nep-ara New Economics Papers
on MENA - Middle East and North Africa
Issue of 2023‒06‒12
eleven papers chosen by
Paul Makdissi
Université d’Ottawa

  1. Egypt’s Takaful Cash Transfer Program: Impacts and recommendations from the second round evaluation By El-Enbaby, Hoda; Elsabbagh, Dalia; Gilligan, Daniel O.; Karachiwalla, Naureen; Kolt, Bastien; Kurdi, Sikandra
  2. Quarterly bulletin on food price dynamics, inflation, and the food security situation in Sudan: 2021Q1- 2022Q4 [in Arabic] By Ahmed, Mosab O. M.; Siddig, Khalid
  3. West Bank and Gaza: Selected Issues By International Monetary Fund
  4. The Impact of the Covid-19 Crisis on the Health Status of the Managers of Small and Medium Enterprises in Morocco By EL Hassane AIT ALI; Mohammed Amine Tarhi
  5. Morocco: Request for an Arrangement Under the Flexible Credit Line-Press Release; Staff Report; and Statement by the Executive Director for Morocco By International Monetary Fund
  6. Jordan: Financial Sector Assessment Program-Financial System Stability Assessment By International Monetary Fund
  7. Economic complexity, exports and natural resources in the Gulf Cooperation Council By Bandeira Morais, Margarida; Iammarino, Simona; Lee, Neil
  8. Key drivers of renewable energy deployment in the MENA Region: Empirical evidence using panel quantile regression By Fateh Belaïd; Ahmed Elsayed; Anis Omri
  9. West Bank and Gaza: Report to the Ad Hoc Liaison Committee By International Monetary Fund
  10. “What’s in the middle”: Scratching beneath the surface of the middle class(es) in Brazil, Côte d’Ivoire, Turkey and Vietnam By Matthieu Clément; Eric Rougier; Jean-Philippe Berrou; François Combarnous; Dominique Darbon
  11. Monitoring poverty in a data deprived environment: The case of Lebanon This paper is motivated by the dearth of statistical capacity in the Middle East and North Africa region and the unprecedented economic collapse in Lebanon. We expand and apply a novel data augmentation technique to conduct poverty analysis when the usual data sources on income distribution are limited or unavailable. Building on available data augmentation techniques, we recover the continuous income distribution from the available data when the income variable takes the form of intervals. We expand existing techniques to derive dominance conditions for interval income data accounting for non-response. This extension allows us to run robustness checks of our empirical results by estimating the bounds of the set of admissible cumulative distribution functions. Our empirical application then analyzes poverty dynamics using first-order dominance tests on the bounds of admissible cumulative distribution functions sets and shows the importance of the proposed approach using Lebanese data. The empirical application provides a picture of poverty dynamics and insights into the politico-economic dynamics preceding and following the economic collapse. More generally, we show that the development analyst can exploit alternative data sources to conduct the much-needed poverty analysis. By Paul Makdissi; Walid Marrouch; Myra Yazbeck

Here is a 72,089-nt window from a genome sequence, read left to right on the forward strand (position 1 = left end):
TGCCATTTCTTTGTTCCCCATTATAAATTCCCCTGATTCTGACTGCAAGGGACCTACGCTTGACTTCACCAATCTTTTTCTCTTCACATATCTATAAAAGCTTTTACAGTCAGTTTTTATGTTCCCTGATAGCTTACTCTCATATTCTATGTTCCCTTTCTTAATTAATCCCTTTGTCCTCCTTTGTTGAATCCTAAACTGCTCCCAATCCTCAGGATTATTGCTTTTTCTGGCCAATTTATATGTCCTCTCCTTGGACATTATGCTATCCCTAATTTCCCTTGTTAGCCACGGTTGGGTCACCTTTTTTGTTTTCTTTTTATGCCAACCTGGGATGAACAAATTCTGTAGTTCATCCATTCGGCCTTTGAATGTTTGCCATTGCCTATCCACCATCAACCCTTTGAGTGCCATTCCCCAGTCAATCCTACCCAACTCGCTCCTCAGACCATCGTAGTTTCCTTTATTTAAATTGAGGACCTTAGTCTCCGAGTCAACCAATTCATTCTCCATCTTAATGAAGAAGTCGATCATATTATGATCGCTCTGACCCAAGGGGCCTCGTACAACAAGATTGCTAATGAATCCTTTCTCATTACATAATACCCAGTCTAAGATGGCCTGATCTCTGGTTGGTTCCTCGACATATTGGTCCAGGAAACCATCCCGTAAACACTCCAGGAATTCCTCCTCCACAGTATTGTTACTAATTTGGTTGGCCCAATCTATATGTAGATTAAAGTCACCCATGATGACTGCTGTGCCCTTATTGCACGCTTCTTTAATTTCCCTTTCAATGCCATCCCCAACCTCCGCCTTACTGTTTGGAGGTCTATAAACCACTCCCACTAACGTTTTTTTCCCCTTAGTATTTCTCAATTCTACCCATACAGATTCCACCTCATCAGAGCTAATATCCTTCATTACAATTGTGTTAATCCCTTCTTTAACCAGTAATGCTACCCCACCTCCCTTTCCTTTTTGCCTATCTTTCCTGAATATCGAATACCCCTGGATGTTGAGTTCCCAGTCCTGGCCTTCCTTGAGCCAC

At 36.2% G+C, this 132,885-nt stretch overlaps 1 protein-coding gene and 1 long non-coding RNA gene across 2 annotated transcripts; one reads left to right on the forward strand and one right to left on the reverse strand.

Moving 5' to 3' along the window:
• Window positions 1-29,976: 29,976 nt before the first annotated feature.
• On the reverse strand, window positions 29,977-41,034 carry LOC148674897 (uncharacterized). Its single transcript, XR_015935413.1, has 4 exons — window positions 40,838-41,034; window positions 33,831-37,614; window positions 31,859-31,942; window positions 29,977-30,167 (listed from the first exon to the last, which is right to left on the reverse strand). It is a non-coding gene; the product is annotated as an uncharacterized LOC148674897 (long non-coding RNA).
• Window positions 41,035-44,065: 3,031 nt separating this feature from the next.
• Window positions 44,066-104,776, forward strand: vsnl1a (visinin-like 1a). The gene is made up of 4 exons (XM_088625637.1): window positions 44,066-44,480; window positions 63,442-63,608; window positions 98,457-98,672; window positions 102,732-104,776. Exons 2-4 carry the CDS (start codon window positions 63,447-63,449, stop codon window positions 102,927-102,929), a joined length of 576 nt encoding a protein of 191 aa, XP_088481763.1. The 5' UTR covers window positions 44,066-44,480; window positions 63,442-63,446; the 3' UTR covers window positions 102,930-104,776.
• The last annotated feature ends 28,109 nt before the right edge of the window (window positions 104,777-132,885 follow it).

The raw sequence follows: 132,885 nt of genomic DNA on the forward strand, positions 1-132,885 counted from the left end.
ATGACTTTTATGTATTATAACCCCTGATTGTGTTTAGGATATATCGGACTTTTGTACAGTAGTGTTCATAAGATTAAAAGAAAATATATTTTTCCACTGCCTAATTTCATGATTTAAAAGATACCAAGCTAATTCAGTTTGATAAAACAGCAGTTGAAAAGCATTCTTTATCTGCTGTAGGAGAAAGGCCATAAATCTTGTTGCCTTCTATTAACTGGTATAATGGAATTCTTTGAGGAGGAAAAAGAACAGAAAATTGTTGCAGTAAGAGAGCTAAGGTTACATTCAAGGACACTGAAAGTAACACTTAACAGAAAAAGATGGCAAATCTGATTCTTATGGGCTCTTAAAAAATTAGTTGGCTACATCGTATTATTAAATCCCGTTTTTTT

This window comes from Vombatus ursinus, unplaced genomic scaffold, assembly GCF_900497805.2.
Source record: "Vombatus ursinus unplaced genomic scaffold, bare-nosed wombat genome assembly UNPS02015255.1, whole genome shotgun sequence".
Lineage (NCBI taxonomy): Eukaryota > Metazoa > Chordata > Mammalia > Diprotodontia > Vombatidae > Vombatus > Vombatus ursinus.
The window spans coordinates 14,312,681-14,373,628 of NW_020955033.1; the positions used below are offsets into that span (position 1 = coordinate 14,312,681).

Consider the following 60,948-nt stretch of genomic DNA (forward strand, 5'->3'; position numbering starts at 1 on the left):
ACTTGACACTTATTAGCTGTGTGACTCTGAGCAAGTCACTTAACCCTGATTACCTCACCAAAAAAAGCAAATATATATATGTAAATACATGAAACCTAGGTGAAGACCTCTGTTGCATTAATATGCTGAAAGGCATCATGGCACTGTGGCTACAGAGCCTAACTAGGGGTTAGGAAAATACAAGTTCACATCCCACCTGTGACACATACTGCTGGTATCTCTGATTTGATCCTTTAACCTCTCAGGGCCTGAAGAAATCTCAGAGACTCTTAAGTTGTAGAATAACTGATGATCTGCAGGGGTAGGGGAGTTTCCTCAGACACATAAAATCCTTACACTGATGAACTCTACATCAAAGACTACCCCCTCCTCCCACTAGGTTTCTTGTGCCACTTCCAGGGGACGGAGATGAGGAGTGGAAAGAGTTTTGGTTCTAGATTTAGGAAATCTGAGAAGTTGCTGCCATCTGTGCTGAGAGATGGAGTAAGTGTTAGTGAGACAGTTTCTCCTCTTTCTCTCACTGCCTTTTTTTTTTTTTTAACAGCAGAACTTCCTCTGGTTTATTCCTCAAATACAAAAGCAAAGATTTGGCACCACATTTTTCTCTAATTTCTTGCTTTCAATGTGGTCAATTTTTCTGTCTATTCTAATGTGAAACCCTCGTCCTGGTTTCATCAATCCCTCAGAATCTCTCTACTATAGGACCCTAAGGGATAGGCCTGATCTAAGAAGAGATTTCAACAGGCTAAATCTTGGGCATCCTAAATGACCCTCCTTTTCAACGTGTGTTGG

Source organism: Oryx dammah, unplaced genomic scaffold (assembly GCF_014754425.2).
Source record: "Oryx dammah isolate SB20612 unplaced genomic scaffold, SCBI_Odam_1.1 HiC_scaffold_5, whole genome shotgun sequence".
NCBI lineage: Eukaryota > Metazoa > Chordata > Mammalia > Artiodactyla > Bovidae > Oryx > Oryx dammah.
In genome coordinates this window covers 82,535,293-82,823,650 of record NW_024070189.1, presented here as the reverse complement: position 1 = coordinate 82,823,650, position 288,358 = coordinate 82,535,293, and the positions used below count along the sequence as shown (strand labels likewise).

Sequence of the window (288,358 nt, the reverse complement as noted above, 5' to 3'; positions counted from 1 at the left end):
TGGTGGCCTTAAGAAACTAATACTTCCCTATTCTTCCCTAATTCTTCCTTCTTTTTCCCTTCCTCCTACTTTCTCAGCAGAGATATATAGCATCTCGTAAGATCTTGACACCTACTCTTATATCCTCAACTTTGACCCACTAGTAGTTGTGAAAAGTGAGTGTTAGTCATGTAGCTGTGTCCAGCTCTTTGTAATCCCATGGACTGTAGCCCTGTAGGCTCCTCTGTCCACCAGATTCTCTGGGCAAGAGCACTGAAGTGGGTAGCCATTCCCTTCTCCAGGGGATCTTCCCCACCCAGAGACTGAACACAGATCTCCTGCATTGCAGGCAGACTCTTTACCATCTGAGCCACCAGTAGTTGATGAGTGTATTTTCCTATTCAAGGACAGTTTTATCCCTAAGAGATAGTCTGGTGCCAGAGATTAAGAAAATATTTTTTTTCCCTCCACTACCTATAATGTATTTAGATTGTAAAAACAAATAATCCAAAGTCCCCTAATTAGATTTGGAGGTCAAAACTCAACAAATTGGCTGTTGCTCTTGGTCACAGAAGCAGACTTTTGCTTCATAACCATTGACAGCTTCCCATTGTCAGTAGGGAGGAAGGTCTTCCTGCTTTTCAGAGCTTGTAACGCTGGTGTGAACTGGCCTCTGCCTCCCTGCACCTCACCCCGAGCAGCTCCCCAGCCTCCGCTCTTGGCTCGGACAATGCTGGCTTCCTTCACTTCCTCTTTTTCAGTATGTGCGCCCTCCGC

1. By: El-Enbaby, Hoda; Elsabbagh, Dalia; Gilligan, Daniel O.; Karachiwalla, Naureen; Kolt, Bastien; Kurdi, Sikandra
    Abstract: Egypt’s national cash transfer program, Takaful, and its sister program Karama covered 17 million poor beneficiaries as of 2022, about 16 percent of the Egyptian population. Takaful was designed in 2015 as a conditional cash transfer program providing income support targeted to the most vulnerable, namely poor families with children under age 18. As one of the largest programs — both in absolute terms and in terms of share of the population covered — in the wave of national cash transfer programs spreading across Africa, as well as an innovator among countries in the Middle East, Egypt’s experience has the potential to serve as a model for these regions. The International Food Policy Research Institute (IFPRI), in collaboration with the Ministry of Social Solidarity, conducted a first-round evaluation of the program in 2017 to estimate its effects on household well-being (Breisinger et al. 2018). That evaluation found large positive impacts on several outcomes, most notably, household consumption. The second-round evaluation, conducted in 2022, found a shift toward greater investment in physical and human capital among program beneficiaries. This brief summarizes the main findings from that second-round evaluation, noting differences from the first evaluation results and providing key recommendations.
    Keywords: EGYPT; ARAB COUNTRIES; MIDDLE EAST; NORTH AFRICA; AFRICA; poverty; income; families; households; consumption; investments; human capital; social protection; cash transfers; cash transfer programs
    Date: 2023
  2. By: Ahmed, Mosab O. M.; Siddig, Khalid